Calcular e apresentar tamanhos do efeito em trabalhos científicos (2): Guia para reportar a força das relações

Palavras-chave: Tamanho do efeito, Coeficientes de correlação, Apresentação estatística, Interpretação estatística

Resumo

No primeiro número da Revista Portuguesa de Investigação Comportamental e Social foi descrita a importância de calcular, indicar e interpretar os tamanhos do efeito para as diferenças de médias de dois grupos. A RPICS pretende continuar a alertar para a importância de reportar os tamanhos do efeito para outros testes estatísticos. A magnitude da força das relações não foi indicada no artigo prévio e talvez não se saiba que a correlação é um tamanho do efeito. Assim, este artigo pretende fornecer algumas diretrizes aos autores sobre os procedimentos de cálculo do coeficiente de correlação de Pearson e alguns coeficientes de correlação para dados especiais (Ró de Spearman, Tau de Kendall, Ponto-bisserial e bisserial, Fi, V de Cramér e Eta).

Com esse objetivo, serão apresentadas as fórmulas, os passos no SPSS (Statistical Package for the Social Sciences), pressupostos e precauções, classificação dos valores e sua interpretação. Uma vez que o SPSS não computa todos os coeficientes referidos, nos suplementos ao artigo são incluídas cinco folhas de cálculo (3 formas de comparar correlações, correlações ponto-bisserial e bisserial e correção de correlações para amostras < 60).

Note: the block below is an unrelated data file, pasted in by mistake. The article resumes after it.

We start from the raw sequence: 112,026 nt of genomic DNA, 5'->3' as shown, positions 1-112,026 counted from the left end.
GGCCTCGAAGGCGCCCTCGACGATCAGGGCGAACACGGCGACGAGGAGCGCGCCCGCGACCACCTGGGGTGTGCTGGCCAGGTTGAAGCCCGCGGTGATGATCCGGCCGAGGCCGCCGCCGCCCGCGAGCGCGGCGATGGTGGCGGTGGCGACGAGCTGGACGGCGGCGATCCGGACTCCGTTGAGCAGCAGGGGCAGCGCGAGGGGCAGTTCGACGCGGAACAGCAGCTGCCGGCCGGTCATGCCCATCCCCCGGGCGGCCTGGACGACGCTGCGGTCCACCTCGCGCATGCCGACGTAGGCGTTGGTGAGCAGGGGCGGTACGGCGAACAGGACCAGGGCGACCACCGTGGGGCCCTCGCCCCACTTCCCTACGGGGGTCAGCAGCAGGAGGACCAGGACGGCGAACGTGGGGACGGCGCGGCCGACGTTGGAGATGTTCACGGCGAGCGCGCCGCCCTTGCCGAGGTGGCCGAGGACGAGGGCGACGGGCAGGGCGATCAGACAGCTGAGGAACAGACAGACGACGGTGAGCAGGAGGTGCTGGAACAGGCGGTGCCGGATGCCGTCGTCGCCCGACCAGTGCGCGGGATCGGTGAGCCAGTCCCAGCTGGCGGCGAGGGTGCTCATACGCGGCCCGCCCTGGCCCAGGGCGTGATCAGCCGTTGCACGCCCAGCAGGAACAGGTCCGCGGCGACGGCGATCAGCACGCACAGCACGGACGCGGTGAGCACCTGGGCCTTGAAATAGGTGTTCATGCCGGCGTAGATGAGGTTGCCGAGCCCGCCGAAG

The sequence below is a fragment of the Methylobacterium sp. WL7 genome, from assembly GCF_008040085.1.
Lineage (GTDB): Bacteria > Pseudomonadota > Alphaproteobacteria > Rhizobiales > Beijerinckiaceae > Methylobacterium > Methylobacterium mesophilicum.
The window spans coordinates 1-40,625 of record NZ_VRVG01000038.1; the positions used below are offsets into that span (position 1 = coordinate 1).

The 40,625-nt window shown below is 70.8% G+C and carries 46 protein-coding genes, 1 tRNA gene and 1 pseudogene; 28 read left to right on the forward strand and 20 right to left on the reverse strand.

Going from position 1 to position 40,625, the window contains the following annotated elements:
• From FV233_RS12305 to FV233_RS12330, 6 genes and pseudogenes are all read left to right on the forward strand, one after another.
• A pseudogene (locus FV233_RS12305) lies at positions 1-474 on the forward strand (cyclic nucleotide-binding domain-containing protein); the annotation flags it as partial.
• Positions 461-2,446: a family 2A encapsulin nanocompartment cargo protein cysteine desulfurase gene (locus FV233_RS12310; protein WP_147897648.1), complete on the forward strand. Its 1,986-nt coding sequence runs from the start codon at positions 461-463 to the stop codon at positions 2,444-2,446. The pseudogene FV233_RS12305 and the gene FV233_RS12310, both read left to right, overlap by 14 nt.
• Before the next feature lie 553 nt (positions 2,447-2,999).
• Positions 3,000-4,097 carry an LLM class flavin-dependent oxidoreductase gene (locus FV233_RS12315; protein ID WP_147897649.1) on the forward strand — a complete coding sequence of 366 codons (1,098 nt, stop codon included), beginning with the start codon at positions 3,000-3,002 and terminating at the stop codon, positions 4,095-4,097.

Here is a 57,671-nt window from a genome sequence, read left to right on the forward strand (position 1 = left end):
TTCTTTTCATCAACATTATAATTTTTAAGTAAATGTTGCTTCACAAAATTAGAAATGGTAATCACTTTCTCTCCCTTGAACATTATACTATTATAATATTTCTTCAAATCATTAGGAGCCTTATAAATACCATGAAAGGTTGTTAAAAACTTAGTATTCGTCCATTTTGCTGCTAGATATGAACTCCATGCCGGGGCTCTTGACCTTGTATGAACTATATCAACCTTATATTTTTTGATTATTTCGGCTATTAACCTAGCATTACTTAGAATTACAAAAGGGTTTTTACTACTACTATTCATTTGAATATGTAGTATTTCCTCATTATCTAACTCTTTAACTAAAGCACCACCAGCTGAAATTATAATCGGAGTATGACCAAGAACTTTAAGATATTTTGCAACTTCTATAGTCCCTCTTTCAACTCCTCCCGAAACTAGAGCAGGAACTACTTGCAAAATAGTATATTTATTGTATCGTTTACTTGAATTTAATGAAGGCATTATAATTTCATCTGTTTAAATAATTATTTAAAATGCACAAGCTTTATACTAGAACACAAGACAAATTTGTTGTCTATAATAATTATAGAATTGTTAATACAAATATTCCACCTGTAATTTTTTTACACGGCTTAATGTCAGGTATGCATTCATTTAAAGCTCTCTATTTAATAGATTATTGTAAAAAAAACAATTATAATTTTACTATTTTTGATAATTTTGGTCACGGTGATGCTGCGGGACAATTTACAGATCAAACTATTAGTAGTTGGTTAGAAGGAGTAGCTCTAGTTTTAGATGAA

Downloads

Não há dados estatísticos.

Biografias Autor

Helena Espírito Santo, Instituto Superior Miguel Torga
Professora do Instituto Superior Miguel TorgaCoordenadora do Departamento de Investigação & Desenvolvimento do ISMT 
Fernanda Daniel, Instituto Superior Miguel Torga, Coimbra, Portugal Centro de Estudos e Investigação em Saúde da Universidade de Coimbra
Professora Auxiliar do Instituto Superior Miguel Torga

Referências

Abrami, P. C., Cholmsky, P., & Gordon, R. (2001). Statistical analysis for the social sciences: An interactive approach. Boston: Allyn and Bacon. [Google Scholar]

Bartlett, J. W., Seaman, S. R., White, I. R., & Carpenter, J. R. (2015). Multiple imputation of covariates by fully conditional specification: Accommodating the substantive model. Statistical Methods in Medical Research, 24(4), 462-487. [Google Scholar] [CrossRef]